Budget Friendly Minestrone
Classic Minestrone Recipe
6 - 8
Beef + Lamb New Zealand
Perfect on a cold winter’s night with warm crusty bread straight from the oven. We’ve made this dish from scratch but feel free to use leftover meatballs from a previous meal and swap out fresh vegetables for frozen or use whatever vegetables you have on hand.
This recipe is based on Sue Hamilton and Dana Alexander's original Everything's in it minestrone recipe.
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200g Quality Mark beef mince
2 garlic cloves
2 celery stalks
2 small courgettes
100g green beans
400g chopped tomatoes
2 tbsp tomato paste
4 cups chicken stock
400g can cannellini beans
1/2 of a 400g can red kidney beans
Drained and rinsed
1.5 cups small pasta shapes
1 tsp dried basil
2 large handfuls baby spinach
1 handful basil leaves
To Make Minestrone
In a large saucepan, gently fry onion and garlic over a low heat until transparent.
Throw in carrots, celery, courgettes, green beans or any other veggies you have on hand. Make sure they are cut roughly to the same size so they cook evenly. Any denser vegetables should be diced smaller.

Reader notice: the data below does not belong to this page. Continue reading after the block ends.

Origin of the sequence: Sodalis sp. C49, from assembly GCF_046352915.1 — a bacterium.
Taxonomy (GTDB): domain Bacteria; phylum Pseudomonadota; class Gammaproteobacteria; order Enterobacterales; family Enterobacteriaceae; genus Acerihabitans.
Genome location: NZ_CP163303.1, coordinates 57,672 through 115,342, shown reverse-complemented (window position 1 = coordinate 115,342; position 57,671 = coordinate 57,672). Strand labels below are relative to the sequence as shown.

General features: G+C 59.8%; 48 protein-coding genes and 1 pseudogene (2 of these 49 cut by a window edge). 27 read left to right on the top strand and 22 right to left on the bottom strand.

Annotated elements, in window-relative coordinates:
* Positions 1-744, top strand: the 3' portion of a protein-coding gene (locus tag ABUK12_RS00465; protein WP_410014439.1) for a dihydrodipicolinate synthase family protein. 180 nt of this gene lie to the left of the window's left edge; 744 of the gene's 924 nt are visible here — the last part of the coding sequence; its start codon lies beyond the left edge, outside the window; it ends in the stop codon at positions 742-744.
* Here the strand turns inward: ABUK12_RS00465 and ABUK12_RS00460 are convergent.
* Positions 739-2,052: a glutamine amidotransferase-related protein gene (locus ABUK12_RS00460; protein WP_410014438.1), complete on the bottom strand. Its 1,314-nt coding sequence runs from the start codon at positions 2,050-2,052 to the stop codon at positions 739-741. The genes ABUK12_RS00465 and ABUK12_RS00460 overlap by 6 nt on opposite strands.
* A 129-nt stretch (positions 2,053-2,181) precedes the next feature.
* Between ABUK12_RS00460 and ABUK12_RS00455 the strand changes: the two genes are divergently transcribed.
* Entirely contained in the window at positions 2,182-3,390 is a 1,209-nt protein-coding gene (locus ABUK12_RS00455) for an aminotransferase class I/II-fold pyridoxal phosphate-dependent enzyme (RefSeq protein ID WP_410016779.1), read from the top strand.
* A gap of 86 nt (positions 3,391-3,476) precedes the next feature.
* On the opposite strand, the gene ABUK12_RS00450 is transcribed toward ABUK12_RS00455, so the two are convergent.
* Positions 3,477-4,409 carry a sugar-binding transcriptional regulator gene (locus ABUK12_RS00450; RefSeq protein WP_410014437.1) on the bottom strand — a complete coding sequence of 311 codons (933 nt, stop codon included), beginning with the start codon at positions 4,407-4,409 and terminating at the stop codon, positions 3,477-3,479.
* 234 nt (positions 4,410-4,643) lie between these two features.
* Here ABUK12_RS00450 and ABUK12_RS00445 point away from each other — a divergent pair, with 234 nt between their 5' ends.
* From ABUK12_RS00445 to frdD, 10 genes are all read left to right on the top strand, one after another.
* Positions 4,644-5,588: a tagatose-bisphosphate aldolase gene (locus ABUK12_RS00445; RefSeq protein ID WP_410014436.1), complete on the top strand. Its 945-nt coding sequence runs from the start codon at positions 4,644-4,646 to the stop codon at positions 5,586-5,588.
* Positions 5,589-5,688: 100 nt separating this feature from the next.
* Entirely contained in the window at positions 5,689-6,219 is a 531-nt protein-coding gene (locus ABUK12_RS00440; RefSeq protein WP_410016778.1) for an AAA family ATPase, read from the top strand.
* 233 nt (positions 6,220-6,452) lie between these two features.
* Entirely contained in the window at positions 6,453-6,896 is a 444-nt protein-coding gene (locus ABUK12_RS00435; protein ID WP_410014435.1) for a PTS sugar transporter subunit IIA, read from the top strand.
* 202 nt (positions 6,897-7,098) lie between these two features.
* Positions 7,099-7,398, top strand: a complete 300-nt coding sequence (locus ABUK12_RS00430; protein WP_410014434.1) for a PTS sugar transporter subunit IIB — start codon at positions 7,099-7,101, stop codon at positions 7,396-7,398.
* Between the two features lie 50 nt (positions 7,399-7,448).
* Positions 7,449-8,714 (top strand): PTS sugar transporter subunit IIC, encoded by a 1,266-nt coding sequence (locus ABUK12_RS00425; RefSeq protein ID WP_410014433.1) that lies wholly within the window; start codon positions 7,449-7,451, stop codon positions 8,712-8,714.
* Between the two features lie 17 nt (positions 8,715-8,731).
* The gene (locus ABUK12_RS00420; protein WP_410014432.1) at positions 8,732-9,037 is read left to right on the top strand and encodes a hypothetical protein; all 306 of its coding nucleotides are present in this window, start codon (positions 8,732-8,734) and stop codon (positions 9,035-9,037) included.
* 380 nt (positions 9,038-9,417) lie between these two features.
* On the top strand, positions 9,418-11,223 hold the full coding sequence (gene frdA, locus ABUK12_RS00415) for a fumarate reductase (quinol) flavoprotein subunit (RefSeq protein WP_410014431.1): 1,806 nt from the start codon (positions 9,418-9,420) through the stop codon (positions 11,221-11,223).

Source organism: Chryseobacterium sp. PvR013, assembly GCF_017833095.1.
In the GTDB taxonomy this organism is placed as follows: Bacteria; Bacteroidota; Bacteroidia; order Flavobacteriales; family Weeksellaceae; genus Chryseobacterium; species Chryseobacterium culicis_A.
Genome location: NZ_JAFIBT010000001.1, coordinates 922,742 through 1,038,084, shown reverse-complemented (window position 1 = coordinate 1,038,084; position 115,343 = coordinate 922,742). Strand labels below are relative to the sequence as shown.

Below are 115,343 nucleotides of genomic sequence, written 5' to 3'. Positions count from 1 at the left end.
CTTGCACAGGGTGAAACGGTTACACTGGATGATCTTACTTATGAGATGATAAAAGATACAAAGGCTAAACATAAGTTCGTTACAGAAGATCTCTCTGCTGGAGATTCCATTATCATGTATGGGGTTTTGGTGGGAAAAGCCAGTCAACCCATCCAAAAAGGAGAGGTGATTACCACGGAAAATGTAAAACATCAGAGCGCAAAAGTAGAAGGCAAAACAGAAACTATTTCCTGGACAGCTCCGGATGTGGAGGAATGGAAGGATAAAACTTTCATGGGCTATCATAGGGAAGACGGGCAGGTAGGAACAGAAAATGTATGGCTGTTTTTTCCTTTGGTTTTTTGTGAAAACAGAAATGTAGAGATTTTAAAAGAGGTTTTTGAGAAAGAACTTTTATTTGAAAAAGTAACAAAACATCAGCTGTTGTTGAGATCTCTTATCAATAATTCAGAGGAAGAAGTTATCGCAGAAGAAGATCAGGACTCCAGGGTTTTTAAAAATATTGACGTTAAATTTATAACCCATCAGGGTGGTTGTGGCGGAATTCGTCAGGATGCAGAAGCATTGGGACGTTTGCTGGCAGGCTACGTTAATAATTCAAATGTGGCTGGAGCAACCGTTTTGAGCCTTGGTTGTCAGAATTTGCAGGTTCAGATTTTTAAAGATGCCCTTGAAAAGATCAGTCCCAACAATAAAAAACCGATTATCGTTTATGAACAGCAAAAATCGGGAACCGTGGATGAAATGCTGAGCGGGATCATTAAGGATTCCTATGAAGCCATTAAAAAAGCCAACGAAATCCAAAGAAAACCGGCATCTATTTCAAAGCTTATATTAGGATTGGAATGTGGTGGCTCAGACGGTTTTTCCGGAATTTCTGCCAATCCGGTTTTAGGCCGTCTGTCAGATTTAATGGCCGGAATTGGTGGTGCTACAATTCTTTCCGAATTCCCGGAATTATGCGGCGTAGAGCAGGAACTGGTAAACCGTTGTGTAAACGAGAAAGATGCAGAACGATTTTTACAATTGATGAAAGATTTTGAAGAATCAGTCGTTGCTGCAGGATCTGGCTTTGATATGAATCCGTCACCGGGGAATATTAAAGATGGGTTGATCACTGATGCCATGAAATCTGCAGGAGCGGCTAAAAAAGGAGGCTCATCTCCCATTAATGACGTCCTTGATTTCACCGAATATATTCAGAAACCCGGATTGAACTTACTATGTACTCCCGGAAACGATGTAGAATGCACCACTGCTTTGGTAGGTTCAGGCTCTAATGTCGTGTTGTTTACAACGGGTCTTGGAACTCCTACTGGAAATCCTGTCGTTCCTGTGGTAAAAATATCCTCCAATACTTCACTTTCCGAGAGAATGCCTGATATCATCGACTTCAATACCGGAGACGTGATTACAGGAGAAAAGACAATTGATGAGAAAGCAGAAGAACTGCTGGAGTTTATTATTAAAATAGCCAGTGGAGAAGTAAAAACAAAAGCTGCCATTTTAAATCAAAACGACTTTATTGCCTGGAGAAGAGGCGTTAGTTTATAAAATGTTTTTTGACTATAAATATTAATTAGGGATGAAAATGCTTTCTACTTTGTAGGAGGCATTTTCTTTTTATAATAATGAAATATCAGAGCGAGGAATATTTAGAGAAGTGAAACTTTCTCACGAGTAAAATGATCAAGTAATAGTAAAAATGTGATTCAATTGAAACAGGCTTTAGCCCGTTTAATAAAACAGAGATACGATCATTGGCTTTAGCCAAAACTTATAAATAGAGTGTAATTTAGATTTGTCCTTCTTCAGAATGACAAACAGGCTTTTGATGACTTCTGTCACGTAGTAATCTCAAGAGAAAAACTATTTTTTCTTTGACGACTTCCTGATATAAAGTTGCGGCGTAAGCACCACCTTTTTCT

Cook vegetables over a medium heat until carrots start to soften and brown a little.
Add tomatoes, tomato paste and stock and bring to a gentle simmer.
Add cannellini beans, kidney beans and pasta and simmer gently for at least 20 minutes or until the pasta has softened.
While soup is simmering, make tiny meatballs. Mix beef mince with dried basil, a good pinch of salt and a few grinds of pepper.
Form a meatball from a heaped teaspoon of the minced beef mixture. Repeat until all mince mixture is used. Make sure they are small, otherwise they’ll break apart in the soup.
Fry meatballs in a little olive oil until lightly browned all over.
When pasta is softened, add meatballs, spinach and basil and stir through.
Simmer for another 5 minutes then, if wished, serve with a swirl of pesto on top or a dusting of Parmesan, or both.
Nutrition Information per Serving (374g)
Percentage daily intakes are based on an average adult diet of 8700 kJ (2100 kilocalories).More info
* Percentage of recommended daily intake (Aust/NZ)